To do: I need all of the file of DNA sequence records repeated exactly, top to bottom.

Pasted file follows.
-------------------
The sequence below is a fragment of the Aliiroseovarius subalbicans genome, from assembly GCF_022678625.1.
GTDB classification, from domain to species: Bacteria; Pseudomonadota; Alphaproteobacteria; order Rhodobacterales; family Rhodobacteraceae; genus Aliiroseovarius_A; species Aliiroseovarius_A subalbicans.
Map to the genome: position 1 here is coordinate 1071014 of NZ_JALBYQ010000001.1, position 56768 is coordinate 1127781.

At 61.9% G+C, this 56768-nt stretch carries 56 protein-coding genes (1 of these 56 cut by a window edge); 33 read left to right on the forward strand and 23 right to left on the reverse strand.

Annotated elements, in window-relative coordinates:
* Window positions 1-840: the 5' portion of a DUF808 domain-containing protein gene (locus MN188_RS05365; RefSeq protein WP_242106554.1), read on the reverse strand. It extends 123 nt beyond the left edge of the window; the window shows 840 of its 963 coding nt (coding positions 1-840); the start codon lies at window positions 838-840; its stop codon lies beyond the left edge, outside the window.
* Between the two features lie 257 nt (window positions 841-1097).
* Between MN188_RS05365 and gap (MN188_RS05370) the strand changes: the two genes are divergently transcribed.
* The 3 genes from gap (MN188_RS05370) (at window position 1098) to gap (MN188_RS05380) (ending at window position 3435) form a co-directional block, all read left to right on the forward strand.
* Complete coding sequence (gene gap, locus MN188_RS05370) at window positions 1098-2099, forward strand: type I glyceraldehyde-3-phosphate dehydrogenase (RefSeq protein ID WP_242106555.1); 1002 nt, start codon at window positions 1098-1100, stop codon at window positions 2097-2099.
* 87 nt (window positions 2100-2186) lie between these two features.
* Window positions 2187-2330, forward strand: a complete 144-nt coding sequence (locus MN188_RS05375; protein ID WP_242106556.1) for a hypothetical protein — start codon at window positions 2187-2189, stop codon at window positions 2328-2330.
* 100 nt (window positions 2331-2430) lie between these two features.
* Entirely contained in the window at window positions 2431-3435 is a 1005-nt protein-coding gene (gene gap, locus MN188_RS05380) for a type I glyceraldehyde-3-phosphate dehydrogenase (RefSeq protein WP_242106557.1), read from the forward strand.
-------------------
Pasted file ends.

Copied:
The sequence below is a fragment of the Aliiroseovarius subalbicans genome, from assembly GCF_022678625.1.
GTDB classification, from domain to species: Bacteria; Pseudomonadota; Alphaproteobacteria; order Rhodobacterales; family Rhodobacteraceae; genus Aliiroseovarius_A; species Aliiroseovarius_A subalbicans.
Map to the genome: position 1 here is coordinate 1071014 of NZ_JALBYQ010000001.1, position 56768 is coordinate 1127781.

At 61.9% G+C, this 56768-nt stretch carries 56 protein-coding genes (1 of these 56 cut by a window edge); 33 read left to right on the forward strand and 23 right to left on the reverse strand.

Annotated elements, in window-relative coordinates:
* Window positions 1-840: the 5' portion of a DUF808 domain-containing protein gene (locus MN188_RS05365; RefSeq protein WP_242106554.1), read on the reverse strand. It extends 123 nt beyond the left edge of the window; the window shows 840 of its 963 coding nt (coding positions 1-840); the start codon lies at window positions 838-840; its stop codon lies beyond the left edge, outside the window.
* Between the two features lie 257 nt (window positions 841-1097).
* Between MN188_RS05365 and gap (MN188_RS05370) the strand changes: the two genes are divergently transcribed.
* The 3 genes from gap (MN188_RS05370) (at window position 1098) to gap (MN188_RS05380) (ending at window position 3435) form a co-directional block, all read left to right on the forward strand.
* Complete coding sequence (gene gap, locus MN188_RS05370) at window positions 1098-2099, forward strand: type I glyceraldehyde-3-phosphate dehydrogenase (RefSeq protein ID WP_242106555.1); 1002 nt, start codon at window positions 1098-1100, stop codon at window positions 2097-2099.
* 87 nt (window positions 2100-2186) lie between these two features.
* Window positions 2187-2330, forward strand: a complete 144-nt coding sequence (locus MN188_RS05375; protein ID WP_242106556.1) for a hypothetical protein — start codon at window positions 2187-2189, stop codon at window positions 2328-2330.
* 100 nt (window positions 2331-2430) lie between these two features.
* Entirely contained in the window at window positions 2431-3435 is a 1005-nt protein-coding gene (gene gap, locus MN188_RS05380) for a type I glyceraldehyde-3-phosphate dehydrogenase (RefSeq protein WP_242106557.1), read from the forward strand.